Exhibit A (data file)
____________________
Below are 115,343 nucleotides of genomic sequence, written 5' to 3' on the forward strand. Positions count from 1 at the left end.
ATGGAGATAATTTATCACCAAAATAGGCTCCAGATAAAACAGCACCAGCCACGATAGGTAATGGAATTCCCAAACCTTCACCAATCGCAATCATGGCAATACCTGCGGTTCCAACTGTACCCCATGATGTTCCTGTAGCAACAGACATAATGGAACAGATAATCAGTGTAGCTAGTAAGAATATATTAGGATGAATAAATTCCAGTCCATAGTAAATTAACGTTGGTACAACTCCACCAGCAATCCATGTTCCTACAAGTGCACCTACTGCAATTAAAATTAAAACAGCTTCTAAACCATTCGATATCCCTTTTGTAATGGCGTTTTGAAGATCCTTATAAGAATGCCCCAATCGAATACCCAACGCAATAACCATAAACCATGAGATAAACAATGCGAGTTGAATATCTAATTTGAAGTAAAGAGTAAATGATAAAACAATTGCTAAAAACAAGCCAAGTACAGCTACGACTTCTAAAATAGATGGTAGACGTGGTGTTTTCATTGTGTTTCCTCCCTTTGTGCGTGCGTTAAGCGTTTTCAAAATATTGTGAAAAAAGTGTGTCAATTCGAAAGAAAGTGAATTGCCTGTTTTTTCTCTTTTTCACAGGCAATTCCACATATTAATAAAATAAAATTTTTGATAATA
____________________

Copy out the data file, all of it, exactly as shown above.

Below are 115,343 nucleotides of genomic sequence, written 5' to 3' on the forward strand. Positions count from 1 at the left end.
ATGGAGATAATTTATCACCAAAATAGGCTCCAGATAAAACAGCACCAGCCACGATAGGTAATGGAATTCCCAAACCTTCACCAATCGCAATCATGGCAATACCTGCGGTTCCAACTGTACCCCATGATGTTCCTGTAGCAACAGACATAATGGAACAGATAATCAGTGTAGCTAGTAAGAATATATTAGGATGAATAAATTCCAGTCCATAGTAAATTAACGTTGGTACAACTCCACCAGCAATCCATGTTCCTACAAGTGCACCTACTGCAATTAAAATTAAAACAGCTTCTAAACCATTCGATATCCCTTTTGTAATGGCGTTTTGAAGATCCTTATAAGAATGCCCCAATCGAATACCCAACGCAATAACCATAAACCATGAGATAAACAATGCGAGTTGAATATCTAATTTGAAGTAAAGAGTAAATGATAAAACAATTGCTAAAAACAAGCCAAGTACAGCTACGACTTCTAAAATAGATGGTAGACGTGGTGTTTTCATTGTGTTTCCTCCCTTTGTGCGTGCGTTAAGCGTTTTCAAAATATTGTGAAAAAAGTGTGTCAATTCGAAAGAAAGTGAATTGCCTGTTTTTTCTCTTTTTCACAGGCAATTCCACATATTAATAAAATAAAATTTTTGATAATA